Nevertheless, I see several major issues with your formulation, and so I would like to ask you a few questions. As an atheist, how do you account for the problem of evil and suffering? Do you believe that there are objective moral values? You say, “We know what justice is,” which would seem to imply that you do. Well, then, in what do you ground them?
I’m sure that you are aware of the “moral argument” for God’s existence, which in syllogistic form could be stated as follows. Premise 1: Objective moral laws exist. (All people recognize that some things are intrinsically morally wrong.) Premise 2: The existence of objective moral laws requires a lawgiver. Conclusion: God exists. How do you propose to get around this argument? After all, if you are going to claim that the biblical God is incoherent because he goes against “notions of justice and love as they are commonly understood,” then you are implying that there is some standard of justice that the biblical God has violated. So where did that standard come from? If the moral argument is valid, as I believe it is, your characterization would imply that there must be some “lawgiving deity” above the biblical God to have established a standard of justice that the biblical God has violated.
You obviously don’t want to go there, and so it would seem that the only option you are left with is having to commit to a nebulous “emergent” property we humans have developed on our own. Correct me if I am misrepresenting your position here, but in other posts on this website, you have appealed to human consciousness being an “emergent” property as well (and even the universe itself in effect being an “emergent phenomenon” not requiring at least the equivalent of the biblical God to bring it into being). I maintain, however, that “emergence” — whether it be of the universe as a whole, life from non-life, a conscious mind from non-mind or objective, universal moral values from the amoral — is a non-explanation. It is a copout that is entirely equivalent to the “god of the gaps” kind of argument that theists are often accused of (and, indeed, have been guilty of at times in the past).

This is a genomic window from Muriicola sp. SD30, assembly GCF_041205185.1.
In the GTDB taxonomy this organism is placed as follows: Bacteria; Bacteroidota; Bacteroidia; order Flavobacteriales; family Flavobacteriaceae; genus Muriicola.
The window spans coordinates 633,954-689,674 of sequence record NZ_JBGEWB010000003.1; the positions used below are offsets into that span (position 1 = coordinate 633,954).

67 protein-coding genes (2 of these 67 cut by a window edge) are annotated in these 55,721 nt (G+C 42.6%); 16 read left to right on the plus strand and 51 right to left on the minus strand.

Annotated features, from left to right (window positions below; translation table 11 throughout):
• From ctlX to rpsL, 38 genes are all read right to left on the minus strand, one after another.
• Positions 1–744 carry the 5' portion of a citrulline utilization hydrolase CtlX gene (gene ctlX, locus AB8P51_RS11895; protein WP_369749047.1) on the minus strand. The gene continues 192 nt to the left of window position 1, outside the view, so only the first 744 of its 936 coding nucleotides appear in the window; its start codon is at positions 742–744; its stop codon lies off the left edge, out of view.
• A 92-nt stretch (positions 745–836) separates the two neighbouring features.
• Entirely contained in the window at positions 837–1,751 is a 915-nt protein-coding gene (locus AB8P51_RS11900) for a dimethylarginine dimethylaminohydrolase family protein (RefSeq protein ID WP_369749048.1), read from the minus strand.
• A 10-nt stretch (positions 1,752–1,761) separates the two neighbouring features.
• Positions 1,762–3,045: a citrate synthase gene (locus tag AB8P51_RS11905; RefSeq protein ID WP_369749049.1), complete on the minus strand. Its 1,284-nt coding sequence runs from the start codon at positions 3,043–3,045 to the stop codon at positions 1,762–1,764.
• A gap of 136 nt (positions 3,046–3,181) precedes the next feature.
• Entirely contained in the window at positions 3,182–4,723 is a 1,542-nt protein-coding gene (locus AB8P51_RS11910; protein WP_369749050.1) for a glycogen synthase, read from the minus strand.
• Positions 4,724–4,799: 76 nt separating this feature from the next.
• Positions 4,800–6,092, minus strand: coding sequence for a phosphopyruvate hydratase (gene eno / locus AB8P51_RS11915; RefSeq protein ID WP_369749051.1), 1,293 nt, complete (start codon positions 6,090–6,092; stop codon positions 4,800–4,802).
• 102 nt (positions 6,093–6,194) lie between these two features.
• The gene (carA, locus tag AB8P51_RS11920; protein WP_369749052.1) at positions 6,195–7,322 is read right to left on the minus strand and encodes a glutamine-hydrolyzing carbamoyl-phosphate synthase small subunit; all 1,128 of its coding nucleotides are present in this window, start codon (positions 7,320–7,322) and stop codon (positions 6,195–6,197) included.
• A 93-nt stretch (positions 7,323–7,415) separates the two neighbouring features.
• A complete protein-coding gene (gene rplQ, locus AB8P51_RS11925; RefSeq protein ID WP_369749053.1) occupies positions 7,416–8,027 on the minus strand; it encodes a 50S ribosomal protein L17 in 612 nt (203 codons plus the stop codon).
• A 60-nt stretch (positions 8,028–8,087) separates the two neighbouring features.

If we humans evolved according to a Darwinian model of survival of the fittest, then behaviors such as altruism and notions of any universal moral values go against the grain, as it were, and have no reasonable explanation within that framework. Ad hoc “just so” stories have been imagined to explain all such “emergent” phenomena, but they are all without any real data to back them up.
I may not be able to fully comprehend how God’s justice and holiness can be compatible with his love and mercy, but for Christians, we can see how the cross of Christ brings them together. It’s true that there is a great mystery there, but it’s no more “mysterious” than “emergence” is in the atheistic paradigm. But the Christian “mystery” comports well with the facts of science and history. The atheist “mystery” does not.
Phil: Tim, only one of your new questions above directly relates to my question in the title of this post, and I’ll respond to that below. If you would like to introduce other questions for me to respond to (and I strongly encourage it), please do so in new posts. However, nothing in your paragraph above answers the initial question in this post. You seem to be now merely trying to make my position equivalent to yours in terms of their degree of “mystery”. I am claiming that your “mystery” is logically incoherent, and that emergence, though mysterious, is grounded completely in a material substrate we do understand. There is a vast difference between logical incoherence and a logically coherent yet puzzling fact. And your attempt to make all world views equally “mysterious” in some sort of salvaging of your own position obviously fails if you hold that your position is rational.
You asked how I define “justice”. Justice is having an equality between the degree of the offense, the degree of free will to avoid offending, and the degree of the suffering the punishment inflicts. (Degree of Free Will * Degree of Offense = Degree of Punishment) For the question of this post, the degree of the offense is zero since we cannot avoid our unrequested sin nature. The degree of our free will is calculated to be 0:7,000,000,000+ in this case. Therefore a just god cannot inflict any punishment at all on humans who (according to the bible) have no actual free will to avoid offending that god.